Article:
Minnesota Democratic Rep. Ilhan Omar's campaign has sent more than $2.7 million to her husband's political consulting firm for the 2019-2020 election cycle, according to a Fox News report based on Federal Election Commission data.
What's going on?
Omar's relationship with husband Tim Mynett has raised eyebrows for more than a year.
In the summer 2019, reports surfaced that Omar was having an affair with Mynett, a political consultant who was working for her campaign. Both Omar and Mynett were married to other people at the time. After divorcing their spouses, the two tied the knot in March.
During the 2018 election cycle, when Omar won her first race for Congress, Mynett's firm received about $63,000 from her campaign.
Since then, Team Omar has funneled more than $2.7 million to the candidate's spouse for the 2019-2020 election cycle, Fox News reported. Omar won re-election last week.
According to Fox, 70% of Omar's third-quarter payments went to her husband's firm. More from Fox News:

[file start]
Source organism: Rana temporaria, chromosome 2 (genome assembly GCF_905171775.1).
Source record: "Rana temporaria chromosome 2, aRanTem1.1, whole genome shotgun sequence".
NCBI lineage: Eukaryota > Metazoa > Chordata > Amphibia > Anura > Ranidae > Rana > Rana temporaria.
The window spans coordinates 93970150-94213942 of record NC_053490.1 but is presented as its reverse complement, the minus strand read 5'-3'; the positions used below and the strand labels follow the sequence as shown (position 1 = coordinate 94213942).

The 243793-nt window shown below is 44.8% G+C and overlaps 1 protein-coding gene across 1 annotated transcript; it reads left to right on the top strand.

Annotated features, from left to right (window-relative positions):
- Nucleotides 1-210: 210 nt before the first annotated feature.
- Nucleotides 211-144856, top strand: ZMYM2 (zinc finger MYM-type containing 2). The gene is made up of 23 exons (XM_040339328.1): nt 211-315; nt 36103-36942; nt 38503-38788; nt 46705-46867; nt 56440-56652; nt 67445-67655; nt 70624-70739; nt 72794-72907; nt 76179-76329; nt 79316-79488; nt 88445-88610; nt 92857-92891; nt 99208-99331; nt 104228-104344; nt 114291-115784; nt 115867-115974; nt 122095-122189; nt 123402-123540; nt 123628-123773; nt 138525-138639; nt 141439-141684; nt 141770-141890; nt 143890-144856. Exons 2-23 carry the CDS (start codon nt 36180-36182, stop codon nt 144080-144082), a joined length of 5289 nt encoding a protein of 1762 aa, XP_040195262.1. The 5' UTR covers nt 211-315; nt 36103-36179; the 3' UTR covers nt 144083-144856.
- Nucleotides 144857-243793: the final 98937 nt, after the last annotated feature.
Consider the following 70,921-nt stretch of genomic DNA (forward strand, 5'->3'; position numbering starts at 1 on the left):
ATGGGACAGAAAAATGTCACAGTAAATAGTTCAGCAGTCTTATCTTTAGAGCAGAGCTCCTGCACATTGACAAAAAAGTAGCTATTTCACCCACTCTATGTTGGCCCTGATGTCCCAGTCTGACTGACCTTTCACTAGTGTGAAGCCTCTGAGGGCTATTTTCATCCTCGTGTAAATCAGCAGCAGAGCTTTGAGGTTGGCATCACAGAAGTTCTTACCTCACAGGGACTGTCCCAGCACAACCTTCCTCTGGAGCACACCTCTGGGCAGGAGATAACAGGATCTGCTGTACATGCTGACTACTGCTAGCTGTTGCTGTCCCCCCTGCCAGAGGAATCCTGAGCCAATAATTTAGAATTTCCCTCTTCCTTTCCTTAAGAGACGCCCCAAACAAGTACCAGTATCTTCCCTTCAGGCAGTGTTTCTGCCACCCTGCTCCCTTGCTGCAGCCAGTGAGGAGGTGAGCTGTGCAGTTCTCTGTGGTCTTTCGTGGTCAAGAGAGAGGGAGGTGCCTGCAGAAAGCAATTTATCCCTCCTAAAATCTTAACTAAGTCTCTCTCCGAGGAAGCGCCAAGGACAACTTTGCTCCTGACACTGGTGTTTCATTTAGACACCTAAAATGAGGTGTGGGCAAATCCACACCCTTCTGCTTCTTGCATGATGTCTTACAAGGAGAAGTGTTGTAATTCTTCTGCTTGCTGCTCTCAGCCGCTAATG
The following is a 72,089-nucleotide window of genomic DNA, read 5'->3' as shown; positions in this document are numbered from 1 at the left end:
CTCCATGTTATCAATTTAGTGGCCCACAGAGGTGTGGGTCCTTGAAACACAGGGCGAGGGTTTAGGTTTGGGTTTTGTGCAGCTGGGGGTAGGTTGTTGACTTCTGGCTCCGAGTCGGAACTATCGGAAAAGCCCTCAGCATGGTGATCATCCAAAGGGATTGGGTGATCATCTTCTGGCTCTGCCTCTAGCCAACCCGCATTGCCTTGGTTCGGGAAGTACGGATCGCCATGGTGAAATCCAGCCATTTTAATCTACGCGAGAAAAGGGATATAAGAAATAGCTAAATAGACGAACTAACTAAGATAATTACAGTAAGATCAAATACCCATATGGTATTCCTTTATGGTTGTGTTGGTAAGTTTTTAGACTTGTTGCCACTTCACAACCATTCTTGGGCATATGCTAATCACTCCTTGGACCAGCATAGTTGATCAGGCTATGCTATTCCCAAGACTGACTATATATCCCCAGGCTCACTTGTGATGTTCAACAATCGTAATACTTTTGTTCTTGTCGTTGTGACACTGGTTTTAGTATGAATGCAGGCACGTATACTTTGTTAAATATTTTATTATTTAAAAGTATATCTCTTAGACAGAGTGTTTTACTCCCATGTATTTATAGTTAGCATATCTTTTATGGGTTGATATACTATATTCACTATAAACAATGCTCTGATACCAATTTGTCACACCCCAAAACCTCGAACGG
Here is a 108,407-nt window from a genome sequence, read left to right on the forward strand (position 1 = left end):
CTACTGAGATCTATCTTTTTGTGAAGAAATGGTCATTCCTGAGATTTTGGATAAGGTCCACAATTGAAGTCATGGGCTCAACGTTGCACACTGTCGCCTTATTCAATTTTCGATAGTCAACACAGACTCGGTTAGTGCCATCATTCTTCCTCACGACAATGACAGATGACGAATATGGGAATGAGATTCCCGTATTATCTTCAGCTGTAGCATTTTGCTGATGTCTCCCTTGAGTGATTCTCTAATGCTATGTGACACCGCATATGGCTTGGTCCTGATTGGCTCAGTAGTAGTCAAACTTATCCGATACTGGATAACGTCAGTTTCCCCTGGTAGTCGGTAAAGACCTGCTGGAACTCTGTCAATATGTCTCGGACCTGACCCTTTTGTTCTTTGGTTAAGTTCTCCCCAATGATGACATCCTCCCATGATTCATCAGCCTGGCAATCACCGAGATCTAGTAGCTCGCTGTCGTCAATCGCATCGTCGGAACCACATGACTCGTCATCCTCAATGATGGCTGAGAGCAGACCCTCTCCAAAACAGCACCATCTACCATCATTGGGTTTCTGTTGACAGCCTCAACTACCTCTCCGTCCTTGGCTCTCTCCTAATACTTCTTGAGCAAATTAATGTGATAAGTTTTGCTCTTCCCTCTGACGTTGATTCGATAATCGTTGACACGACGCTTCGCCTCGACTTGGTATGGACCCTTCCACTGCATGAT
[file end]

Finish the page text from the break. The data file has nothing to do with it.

Federal Election Commission data shows that Omar's campaign sent $1.6 million to E Street Group LLC, which is owned by her husband Tim Mynett, from the start of 2019 through Jul. 22, 2020. After that, she reported an additional $1.1 million in the third quarter and $27,000 in the following weeks. That $1.1 million constituted nearly 70% of the $1.6 million that Omar's campaign spent that quarter.
Peter Flaherty, chairman of the National Legal and Policy Center, which filed the August 2019 FEC complaint, said Omar's marriage to Mynett shows how important an FEC investigation is. He told the Washington Post, "You have a member of Congress paying a close friend and now-husband the bulk of her campaign spending. It still raises the question of whether it is to facilitate a personal relationship or whether Tim Mynett is the best possible vendor for all these possible activities."
Omar's campaign attorney, David Mitrani, told the Post there was nothing wrong with paying the congresswoman's husband's company.
"There is simply nothing unusual about the services that E Street Group provides to Ilhan for Congress — and nothing inappropriate with a vendor being reimbursed for travel for bona fide services — even if that vendor is run by a candidate's spouse," he said.
Fox News reported that the campaign's payments to Omar's husband are possible because though the law prohibits members of Congress from hiring family members for government jobs, it does not prevent family members from working for congressional campaigns.
Fox News reported that neither Omar's office, her campaign, nor E Street responded to requests for comment.